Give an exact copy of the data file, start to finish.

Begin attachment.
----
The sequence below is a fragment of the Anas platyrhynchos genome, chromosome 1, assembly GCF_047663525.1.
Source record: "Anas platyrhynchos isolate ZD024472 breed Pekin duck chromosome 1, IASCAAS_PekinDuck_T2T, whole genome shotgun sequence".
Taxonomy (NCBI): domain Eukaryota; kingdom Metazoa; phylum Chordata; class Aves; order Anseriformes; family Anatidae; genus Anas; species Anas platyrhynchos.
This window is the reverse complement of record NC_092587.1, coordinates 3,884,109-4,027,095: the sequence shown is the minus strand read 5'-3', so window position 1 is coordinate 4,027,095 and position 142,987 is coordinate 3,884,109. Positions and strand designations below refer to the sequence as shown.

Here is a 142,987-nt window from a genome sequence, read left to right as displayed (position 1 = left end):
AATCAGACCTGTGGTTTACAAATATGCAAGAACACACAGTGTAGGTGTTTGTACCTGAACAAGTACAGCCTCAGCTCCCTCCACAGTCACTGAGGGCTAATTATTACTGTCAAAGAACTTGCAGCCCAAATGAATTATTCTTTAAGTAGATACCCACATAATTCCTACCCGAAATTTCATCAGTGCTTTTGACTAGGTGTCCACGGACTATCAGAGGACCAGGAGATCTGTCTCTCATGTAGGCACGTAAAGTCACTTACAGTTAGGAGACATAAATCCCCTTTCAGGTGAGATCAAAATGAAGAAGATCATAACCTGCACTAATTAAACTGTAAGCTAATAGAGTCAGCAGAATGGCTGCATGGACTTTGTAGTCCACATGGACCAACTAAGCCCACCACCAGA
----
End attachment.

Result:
The sequence below is a fragment of the Anas platyrhynchos genome, chromosome 1, assembly GCF_047663525.1.
Source record: "Anas platyrhynchos isolate ZD024472 breed Pekin duck chromosome 1, IASCAAS_PekinDuck_T2T, whole genome shotgun sequence".
Taxonomy (NCBI): domain Eukaryota; kingdom Metazoa; phylum Chordata; class Aves; order Anseriformes; family Anatidae; genus Anas; species Anas platyrhynchos.
This window is the reverse complement of record NC_092587.1, coordinates 3,884,109-4,027,095: the sequence shown is the minus strand read 5'-3', so window position 1 is coordinate 4,027,095 and position 142,987 is coordinate 3,884,109. Positions and strand designations below refer to the sequence as shown.

Here is a 142,987-nt window from a genome sequence, read left to right as displayed (position 1 = left end):
AATCAGACCTGTGGTTTACAAATATGCAAGAACACACAGTGTAGGTGTTTGTACCTGAACAAGTACAGCCTCAGCTCCCTCCACAGTCACTGAGGGCTAATTATTACTGTCAAAGAACTTGCAGCCCAAATGAATTATTCTTTAAGTAGATACCCACATAATTCCTACCCGAAATTTCATCAGTGCTTTTGACTAGGTGTCCACGGACTATCAGAGGACCAGGAGATCTGTCTCTCATGTAGGCACGTAAAGTCACTTACAGTTAGGAGACATAAATCCCCTTTCAGGTGAGATCAAAATGAAGAAGATCATAACCTGCACTAATTAAACTGTAAGCTAATAGAGTCAGCAGAATGGCTGCATGGACTTTGTAGTCCACATGGACCAACTAAGCCCACCACCAGA